Wall Panels and Tiles
Wall panels and tiles offer decorative shapes and colors that can be mixed and matched to create sound-absorbing arrays or patterns. Available in a variety of sizes, shapes, and finishes, the panels and tiles absorb sound debris while offering aesthetic design elements. Ideal for large or small rooms in residential, commercial, or industrial settings.
Wall Art Panels
Wall art panels can depict images or other design elements. They commonly include vibrant colors that pop and encourage creativity, conversation and focus while improving sound clarity. Often rectangular, they can be other shapes and in numerous sizes and colors that can be used to create sound attenuating arrays.
Ceiling Wave Clouds
Ceiling wave clouds provide a 3D 360° sound-absorbing treatment to control reverb, echo, and other sound distorting phenomena. Available in different shapes, sizes, colors, and configurations, cloud panels can be mounted at different elevations to treat open reflection spaces away from walls. They improve sound clarity and add an artistic flair to otherwise barren ceiling expanses.
Custom art panels often depict images of people or landscapes selected from one’s personal repertoire or photo collection. The images are printed on canvas or fabric and stretched over acoustic panels to personalize and blend the sound treatment with the décor. Often used in residences, they are also common in office buildings and other gathering areas to control and improve the sound quality in a less industrial-looking format.
Things to Consider Before Buying Modern Acoustic Panels
1-2 paragraphs on each There are many things to consider before buying modern acoustic panels. Although color, shape, and design are important to the visual effect of the panels, there are more important acoustical elements to look for first. What the acoustic device is made of, its NRC rating, construction, size, orientation, location, and installation are factors that determine the effectiveness of the device and should be considered along with or before the aesthetic elements. You want it to not only look good but to control disruptive noise elements.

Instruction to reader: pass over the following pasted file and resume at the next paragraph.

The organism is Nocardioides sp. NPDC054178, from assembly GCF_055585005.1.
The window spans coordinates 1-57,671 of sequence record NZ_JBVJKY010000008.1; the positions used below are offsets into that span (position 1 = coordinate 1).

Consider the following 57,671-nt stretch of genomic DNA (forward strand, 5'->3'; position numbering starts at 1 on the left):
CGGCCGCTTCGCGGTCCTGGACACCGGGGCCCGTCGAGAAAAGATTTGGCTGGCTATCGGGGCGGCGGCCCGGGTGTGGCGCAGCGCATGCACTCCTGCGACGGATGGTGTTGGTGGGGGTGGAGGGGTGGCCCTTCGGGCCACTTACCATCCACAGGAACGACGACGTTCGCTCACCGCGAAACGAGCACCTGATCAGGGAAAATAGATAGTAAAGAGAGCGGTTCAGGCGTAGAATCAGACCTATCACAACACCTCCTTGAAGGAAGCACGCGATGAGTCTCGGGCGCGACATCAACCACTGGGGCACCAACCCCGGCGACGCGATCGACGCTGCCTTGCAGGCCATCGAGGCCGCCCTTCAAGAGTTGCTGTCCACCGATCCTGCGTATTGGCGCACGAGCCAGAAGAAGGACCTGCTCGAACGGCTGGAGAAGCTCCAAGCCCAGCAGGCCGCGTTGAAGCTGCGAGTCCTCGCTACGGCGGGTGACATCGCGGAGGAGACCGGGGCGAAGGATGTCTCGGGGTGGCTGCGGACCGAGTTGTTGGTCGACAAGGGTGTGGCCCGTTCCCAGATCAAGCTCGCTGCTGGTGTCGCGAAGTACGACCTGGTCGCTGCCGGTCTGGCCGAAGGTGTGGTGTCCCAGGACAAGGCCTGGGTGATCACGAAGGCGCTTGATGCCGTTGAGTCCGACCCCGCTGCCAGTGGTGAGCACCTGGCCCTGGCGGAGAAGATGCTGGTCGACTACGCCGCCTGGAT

Absorbent acoustic panels have a sound-absorbing core material, may have a frame, and often have a fabric covering. Stone wool and fiberglass cores offer greater absorption than foam cores and range from 1” to 3” or more in thickness. Frames may provide shape and support to less rigid cores but more rigid insulations and foams commonly are frameless and even bevel-edged. Acoustically transparent fabric allows soundwaves to pass through while providing a decorative element.
The NRC (noise reduction coefficient) identifies the average amount of noise a material absorbs across different frequency ranges. Density and thickness are typical factors that affect the effectiveness of a device. An NRC of 0.8 means the device will absorb 80% of the sound energy entering it and reflect 20% back. The higher the NRC rating, the better the device will be at treating and clarifying sound. It should be noted that the rating is achieved in a testing environment and only applies to the surface area affected, not the untreated surfaces.
The construction of the acoustic device can influence both its effectiveness and how it is attached to wall or ceiling surfaces. Some devices have greater exposure of absorption material than others, and some frame materials reflect or even vibrate causing additional sound distortion. The construction may also affect rigidity, alterations, installation, and safety. Absorbent panels range from 3 to 60 pounds and diffusers from 6oz to 100 pounds or more, all due to the materials used for construction and their dimensions.
The size of the acoustic panels or tiles determines the surface area they treat. Larger panels provide less flexibility than smaller devices but may be less expensive and easier to install. The size and shape of the room can influence the panel size too, as can the purpose. Treating 10% to 30% of the surface area may be easier with smaller panels while treating 60% or more may be easier with larger sizes. Smaller tiles are also easier to mix and match for artistic arrays than larger ones.
Vertical or Horizontal